When you order, you will need to specify noodle thickness and how much oil/fat you want in your ramen. If you don’t speak Japanese this might be hard when you’re asked, so just say “futsuu” which means “regular”. If you forget that then just shrug, look around anxiously like a helpless tourist and they’ll probably give you the default style. (The beauty of the ticket system is you’ve already paid so they have to give you something!)
We see they have expanded to quite a few restaurants over the years, testament to the popularity of their ramen. Branches can be found in Harajuku, Shinjuku, and many other locations around Tokyo.
Address: 1F Grandeforesta, 3-63-1 Sendagaya, Shibuya-ku, Tokyo (Map). Also at Ebisu, Roppongi, Shinjuku, etc..
Phone: +81 3 6430 1910 (no reservations)
Open: 11:00-23:30 daily
Menya Musashi (Shibuya)
As far as the ramen scene in Tokyo goes, Menya Musashi is as famous as the legendary samurai (Musashi) after whom the restaurant chain is named after. Known for their rich, meat-and-fish-based broth and the hulking chunks of melt-in-the-mouth chashu pork, Menya Musashi is one of the iconic ramens of the city.
The standard Musashi Ramen is the most popular order, with soy and miso flavours offered. Also available is a tsukemen version, where the ramen noodles are served separately, to be dipped in a concentrated version of the broth before slurping them up. (Worth trying, but not our favourite ramen format to be honest.)
With 15 outlets across the city, getting yourself to a Menya Musashi is thankfully easier than ever. Still, expect to queue, as this is one of the most perpetually popular ramen chains around.
Address: 2 Chome-8-5 Dogenzaka, Shibuya-ku, Tokyo (Map). Also at Akihabara, Ueno, Ikebukuro, etc.
Phone: +81 3 3780 8634 (no reservations)
Open: 11:30-22:30 daily (closes 20:00 on first Monday in Feb/April/June/Aug/Oct/Dec)
Our family have long held an obsession with the Japanese fruit sundaes known as parfait (パフェ). Our mum often recalls to us she ate so much parfait during her Tokyo university days she became worryingly overweight at one point as a result.
Her self-control may have improved over the years, but the addiction never waned and if anything was passed on to the children: Getting a parfait hit is a family imperative on every trip to Japan.
Good parfait is not easy to find even in Tokyo. So we are thrilled when we find new places to devour one of these luxurious desserts.
Nishimura Fruits Parlor has been serving up giant parfaits stacked with amazingly delicious fresh fruit since 1910. We recommend the strawberry parfaits, if not for the chance to savour the astonishing quality of strawberries of Japan (though the layers of perfect cream, ice cream, strawberry mousse and fruit sauces aren’t too shabby either, for sure.)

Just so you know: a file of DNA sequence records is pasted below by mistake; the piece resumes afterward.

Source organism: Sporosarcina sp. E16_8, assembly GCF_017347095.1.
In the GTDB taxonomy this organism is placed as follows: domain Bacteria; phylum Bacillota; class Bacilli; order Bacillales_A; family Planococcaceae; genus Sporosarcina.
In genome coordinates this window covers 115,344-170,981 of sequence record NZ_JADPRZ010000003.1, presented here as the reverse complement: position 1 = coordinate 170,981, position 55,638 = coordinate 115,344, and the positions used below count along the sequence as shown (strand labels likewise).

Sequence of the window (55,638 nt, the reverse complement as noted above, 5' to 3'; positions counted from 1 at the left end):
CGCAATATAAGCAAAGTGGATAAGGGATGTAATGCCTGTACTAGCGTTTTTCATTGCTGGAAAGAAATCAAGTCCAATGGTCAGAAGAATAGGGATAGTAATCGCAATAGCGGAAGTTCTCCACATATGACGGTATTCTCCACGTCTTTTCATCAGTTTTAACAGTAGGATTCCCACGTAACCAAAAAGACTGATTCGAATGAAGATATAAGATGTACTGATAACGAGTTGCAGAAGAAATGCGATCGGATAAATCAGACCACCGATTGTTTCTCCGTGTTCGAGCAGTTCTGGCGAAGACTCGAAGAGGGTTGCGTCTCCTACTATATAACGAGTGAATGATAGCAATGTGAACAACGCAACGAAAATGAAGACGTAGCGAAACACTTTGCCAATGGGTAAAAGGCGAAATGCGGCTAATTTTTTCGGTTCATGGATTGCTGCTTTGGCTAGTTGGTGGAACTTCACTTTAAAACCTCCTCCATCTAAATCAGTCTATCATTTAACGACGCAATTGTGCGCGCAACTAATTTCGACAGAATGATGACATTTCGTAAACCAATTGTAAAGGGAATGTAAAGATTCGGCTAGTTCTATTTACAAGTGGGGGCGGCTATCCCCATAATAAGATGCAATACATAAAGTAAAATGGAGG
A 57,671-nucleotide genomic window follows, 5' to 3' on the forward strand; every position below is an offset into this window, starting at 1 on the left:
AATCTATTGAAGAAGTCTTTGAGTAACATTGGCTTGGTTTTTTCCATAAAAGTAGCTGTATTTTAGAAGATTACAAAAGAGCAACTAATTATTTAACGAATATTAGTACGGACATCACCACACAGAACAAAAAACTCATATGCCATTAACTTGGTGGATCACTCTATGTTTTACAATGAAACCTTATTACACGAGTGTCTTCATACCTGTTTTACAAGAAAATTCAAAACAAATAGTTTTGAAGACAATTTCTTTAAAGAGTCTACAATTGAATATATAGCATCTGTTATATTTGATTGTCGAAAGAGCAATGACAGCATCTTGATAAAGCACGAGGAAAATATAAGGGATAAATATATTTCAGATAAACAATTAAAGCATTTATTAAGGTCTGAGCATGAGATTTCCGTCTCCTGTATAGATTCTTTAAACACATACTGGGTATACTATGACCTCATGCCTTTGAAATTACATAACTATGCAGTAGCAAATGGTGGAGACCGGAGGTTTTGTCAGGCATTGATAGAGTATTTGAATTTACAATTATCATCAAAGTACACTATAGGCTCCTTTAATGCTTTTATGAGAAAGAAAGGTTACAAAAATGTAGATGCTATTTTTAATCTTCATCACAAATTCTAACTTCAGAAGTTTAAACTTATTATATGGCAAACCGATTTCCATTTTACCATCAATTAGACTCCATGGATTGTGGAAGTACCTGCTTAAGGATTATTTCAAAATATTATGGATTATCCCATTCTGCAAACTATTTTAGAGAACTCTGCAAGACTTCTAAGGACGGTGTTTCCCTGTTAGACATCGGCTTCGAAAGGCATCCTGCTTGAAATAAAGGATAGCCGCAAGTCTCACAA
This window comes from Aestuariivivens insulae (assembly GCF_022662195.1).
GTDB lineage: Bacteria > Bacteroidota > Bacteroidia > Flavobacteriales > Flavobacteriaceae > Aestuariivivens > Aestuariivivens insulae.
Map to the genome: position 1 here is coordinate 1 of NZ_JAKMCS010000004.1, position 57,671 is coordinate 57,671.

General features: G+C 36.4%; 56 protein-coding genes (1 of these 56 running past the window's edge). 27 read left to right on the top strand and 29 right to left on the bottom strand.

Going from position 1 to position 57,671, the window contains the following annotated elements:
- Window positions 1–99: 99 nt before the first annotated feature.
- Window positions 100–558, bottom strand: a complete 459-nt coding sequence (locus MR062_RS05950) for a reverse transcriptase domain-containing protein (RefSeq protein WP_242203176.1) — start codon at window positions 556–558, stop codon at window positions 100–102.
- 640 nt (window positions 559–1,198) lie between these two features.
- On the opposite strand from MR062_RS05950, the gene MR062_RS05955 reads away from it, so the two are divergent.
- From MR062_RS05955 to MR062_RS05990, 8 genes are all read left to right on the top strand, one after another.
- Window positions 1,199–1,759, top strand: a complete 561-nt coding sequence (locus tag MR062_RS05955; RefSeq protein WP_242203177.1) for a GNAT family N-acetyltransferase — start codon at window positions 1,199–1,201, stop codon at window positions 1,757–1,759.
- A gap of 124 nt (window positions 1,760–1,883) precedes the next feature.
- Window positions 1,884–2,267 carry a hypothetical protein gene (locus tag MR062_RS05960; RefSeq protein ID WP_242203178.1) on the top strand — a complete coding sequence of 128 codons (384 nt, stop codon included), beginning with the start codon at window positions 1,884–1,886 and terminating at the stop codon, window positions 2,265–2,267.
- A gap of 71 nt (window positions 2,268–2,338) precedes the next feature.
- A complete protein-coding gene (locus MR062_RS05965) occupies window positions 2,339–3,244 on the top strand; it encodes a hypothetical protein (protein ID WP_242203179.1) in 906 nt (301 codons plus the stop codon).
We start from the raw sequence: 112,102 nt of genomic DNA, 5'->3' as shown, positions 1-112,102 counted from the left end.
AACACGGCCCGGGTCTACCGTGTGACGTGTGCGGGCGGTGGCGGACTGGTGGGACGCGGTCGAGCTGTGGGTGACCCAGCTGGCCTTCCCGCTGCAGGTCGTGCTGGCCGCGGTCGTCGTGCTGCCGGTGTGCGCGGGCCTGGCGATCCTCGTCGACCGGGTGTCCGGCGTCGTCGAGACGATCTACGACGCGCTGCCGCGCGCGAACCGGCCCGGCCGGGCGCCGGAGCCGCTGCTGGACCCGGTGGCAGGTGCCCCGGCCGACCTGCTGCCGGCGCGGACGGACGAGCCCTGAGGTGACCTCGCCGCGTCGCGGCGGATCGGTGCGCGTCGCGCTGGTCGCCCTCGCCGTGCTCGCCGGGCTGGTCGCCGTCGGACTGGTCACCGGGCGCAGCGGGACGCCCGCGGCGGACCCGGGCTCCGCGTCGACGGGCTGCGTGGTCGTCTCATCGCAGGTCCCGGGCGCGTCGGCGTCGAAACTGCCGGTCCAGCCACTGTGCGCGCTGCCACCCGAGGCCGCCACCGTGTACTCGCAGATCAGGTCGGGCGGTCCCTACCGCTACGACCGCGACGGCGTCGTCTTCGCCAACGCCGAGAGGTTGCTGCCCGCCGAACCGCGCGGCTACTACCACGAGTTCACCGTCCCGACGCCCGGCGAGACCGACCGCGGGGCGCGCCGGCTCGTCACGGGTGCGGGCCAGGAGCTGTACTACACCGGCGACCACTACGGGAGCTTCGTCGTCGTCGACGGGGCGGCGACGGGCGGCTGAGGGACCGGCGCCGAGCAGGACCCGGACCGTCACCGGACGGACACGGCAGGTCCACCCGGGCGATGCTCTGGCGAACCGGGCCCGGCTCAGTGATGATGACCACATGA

Note that parfaits of this quality and size are not cheap, mostly due to the astronomical price of high quality fruit in Japan. But believe us, it’s worth trying at least once! Also, be prepared to queue. We’d recommend avoiding weekends if possible, when lines are longest.
Nishimura Fruits Parlor
Address: 2F 22-2 Udagawacho, Shibuya-ku, Tokyo (Map). Also at Machida.
Phone: +81 3 6430 1910 (no reservations)
Open: Mon-Sat 10:30-23:00 daily (LO 22:30), Sun/PH 10:00-22:30 (LO 22:00)
Website (some English)｜Tabelog page
A queue of salarymen at lunchtime often points the way to a cheap but tasty meal in Tokyo. We joined the line at Joto Curry recently to see what the fuss was all about.
One mouthful and we instantly understood why Joto Curry is such a local hit. The spicing and sweetness is perfectly on point, the katsu juicy with a crunchy coating. It also comes with enough rice to feed a sumo, so come hungry.
Address: 3 Chome-18-7 Shibuya, Shibuya-ku, Tokyo (Map). Also at Akihabara, Shinjuku, etc.
Phone: +81 3 6805 1477 (no reservations)
Open: Mon-Fri 11:00-22:00 (LO), SAT/SUN/PH 11:00-21:00
It’s not uncommon to have those head-shaking moments eating out in Japan where you just can’t believe something so tasty and well-made could also be so outlandishly cheap. Sagatani turns out excellent hand-made soba (buckwheat noodles in soup) noodles offered with classic toppings like tempura, grated yam, chikuwa (fish cake) as well as a less traditional but popular curry version. Prices start at a ridiculously low 290 yen and go up to just 490 yen for some of the soup based sobas. And it’s open 24 hours a day. Like, just kill us now?